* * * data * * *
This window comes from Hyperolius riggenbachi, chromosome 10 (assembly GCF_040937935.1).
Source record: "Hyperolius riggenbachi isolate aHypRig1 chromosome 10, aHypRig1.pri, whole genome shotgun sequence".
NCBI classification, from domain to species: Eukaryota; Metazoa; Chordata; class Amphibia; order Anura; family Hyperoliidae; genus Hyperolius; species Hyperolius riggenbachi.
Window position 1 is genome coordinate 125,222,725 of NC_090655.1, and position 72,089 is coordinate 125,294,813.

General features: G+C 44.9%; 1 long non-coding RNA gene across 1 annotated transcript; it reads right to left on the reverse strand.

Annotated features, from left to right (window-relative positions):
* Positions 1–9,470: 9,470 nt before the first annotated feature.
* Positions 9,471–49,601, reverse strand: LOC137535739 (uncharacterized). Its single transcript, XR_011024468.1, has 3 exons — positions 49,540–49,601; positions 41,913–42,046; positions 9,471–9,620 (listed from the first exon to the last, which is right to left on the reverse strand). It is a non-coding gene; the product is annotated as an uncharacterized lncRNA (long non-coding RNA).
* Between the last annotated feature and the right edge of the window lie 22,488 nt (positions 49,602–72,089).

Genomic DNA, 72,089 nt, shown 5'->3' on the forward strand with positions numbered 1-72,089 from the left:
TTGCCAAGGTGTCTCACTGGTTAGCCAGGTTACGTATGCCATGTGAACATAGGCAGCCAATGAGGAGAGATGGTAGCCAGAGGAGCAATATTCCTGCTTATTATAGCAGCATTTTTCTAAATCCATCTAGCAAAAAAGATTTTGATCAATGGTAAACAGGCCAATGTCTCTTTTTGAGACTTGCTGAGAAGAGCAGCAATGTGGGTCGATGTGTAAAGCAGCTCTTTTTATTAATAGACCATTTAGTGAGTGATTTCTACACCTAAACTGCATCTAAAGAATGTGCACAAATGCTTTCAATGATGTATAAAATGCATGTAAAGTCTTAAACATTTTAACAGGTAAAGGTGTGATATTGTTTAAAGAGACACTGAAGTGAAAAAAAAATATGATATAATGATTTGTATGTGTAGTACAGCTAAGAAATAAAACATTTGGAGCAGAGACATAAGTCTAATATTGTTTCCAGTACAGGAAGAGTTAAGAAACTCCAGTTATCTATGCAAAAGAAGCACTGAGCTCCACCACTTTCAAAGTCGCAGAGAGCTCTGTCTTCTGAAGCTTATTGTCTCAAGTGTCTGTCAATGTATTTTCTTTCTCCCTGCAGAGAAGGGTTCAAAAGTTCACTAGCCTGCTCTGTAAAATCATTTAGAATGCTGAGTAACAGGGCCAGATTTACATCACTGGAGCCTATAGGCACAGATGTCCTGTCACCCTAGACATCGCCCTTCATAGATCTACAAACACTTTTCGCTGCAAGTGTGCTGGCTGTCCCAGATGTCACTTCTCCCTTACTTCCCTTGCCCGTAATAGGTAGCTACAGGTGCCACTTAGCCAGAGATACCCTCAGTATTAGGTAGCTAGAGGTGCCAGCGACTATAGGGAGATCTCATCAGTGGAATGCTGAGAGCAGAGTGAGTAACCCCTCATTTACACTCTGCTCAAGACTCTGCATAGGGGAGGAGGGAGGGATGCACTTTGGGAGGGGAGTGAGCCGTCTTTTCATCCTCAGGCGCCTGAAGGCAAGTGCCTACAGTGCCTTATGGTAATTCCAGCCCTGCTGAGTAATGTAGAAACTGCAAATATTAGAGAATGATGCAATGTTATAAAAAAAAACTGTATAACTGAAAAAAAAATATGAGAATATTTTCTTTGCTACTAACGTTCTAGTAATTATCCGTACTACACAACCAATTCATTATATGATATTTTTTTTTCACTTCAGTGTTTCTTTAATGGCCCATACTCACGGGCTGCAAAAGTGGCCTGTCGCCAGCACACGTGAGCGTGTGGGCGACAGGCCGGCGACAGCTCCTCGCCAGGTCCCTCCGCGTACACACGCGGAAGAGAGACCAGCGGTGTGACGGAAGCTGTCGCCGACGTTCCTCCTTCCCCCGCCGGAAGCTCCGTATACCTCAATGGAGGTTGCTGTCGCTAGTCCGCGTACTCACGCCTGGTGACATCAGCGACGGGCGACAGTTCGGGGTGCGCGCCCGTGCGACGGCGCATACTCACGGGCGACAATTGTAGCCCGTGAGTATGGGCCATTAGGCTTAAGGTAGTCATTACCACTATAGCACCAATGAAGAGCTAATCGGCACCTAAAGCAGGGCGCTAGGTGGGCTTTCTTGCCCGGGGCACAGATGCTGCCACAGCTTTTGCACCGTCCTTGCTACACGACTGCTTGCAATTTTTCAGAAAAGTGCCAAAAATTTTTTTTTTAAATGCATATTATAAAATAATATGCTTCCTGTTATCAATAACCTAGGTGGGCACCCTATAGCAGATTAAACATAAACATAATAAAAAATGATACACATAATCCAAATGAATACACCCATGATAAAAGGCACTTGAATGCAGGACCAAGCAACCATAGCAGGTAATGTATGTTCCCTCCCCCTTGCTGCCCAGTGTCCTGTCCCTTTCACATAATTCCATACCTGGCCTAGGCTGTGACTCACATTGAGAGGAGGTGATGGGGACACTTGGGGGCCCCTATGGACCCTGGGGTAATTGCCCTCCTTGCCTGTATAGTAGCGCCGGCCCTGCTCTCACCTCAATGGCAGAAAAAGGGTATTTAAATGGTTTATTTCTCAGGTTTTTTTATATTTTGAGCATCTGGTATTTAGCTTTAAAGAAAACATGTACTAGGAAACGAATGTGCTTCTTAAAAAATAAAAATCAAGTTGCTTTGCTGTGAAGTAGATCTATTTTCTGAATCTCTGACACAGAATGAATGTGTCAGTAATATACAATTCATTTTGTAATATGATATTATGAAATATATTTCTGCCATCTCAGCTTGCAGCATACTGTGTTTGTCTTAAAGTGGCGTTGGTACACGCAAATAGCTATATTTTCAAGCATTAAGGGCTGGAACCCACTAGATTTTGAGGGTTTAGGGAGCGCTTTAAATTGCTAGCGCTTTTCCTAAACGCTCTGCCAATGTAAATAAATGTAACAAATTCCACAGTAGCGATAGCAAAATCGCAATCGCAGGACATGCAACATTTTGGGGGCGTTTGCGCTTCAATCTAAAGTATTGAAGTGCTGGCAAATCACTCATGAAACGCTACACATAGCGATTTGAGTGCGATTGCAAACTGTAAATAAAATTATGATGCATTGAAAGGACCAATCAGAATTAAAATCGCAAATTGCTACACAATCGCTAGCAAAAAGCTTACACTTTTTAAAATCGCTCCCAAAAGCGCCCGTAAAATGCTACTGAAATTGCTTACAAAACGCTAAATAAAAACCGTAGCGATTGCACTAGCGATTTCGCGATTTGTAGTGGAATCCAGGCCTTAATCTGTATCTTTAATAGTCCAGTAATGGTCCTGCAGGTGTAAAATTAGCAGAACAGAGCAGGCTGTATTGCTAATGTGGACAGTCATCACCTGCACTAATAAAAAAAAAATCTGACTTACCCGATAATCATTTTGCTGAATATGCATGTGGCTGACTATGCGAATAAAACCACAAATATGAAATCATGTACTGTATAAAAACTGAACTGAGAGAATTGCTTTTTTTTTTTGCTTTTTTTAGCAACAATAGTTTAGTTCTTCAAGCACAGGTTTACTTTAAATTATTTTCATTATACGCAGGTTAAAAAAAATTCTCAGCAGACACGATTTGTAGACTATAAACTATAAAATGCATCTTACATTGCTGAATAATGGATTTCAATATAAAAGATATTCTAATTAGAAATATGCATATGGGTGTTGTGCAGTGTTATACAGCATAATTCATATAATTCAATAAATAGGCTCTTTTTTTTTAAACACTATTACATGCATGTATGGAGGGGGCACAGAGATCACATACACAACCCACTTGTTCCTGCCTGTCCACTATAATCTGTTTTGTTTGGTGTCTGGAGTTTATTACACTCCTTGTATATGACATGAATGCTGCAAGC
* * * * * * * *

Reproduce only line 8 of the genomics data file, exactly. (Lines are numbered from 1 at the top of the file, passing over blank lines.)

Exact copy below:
* Positions 9,471–49,601, reverse strand: LOC137535739 (uncharacterized). Its single transcript, XR_011024468.1, has 3 exons — positions 49,540–49,601; positions 41,913–42,046; positions 9,471–9,620 (listed from the first exon to the last, which is right to left on the reverse strand). It is a non-coding gene; the product is annotated as an uncharacterized lncRNA (long non-coding RNA).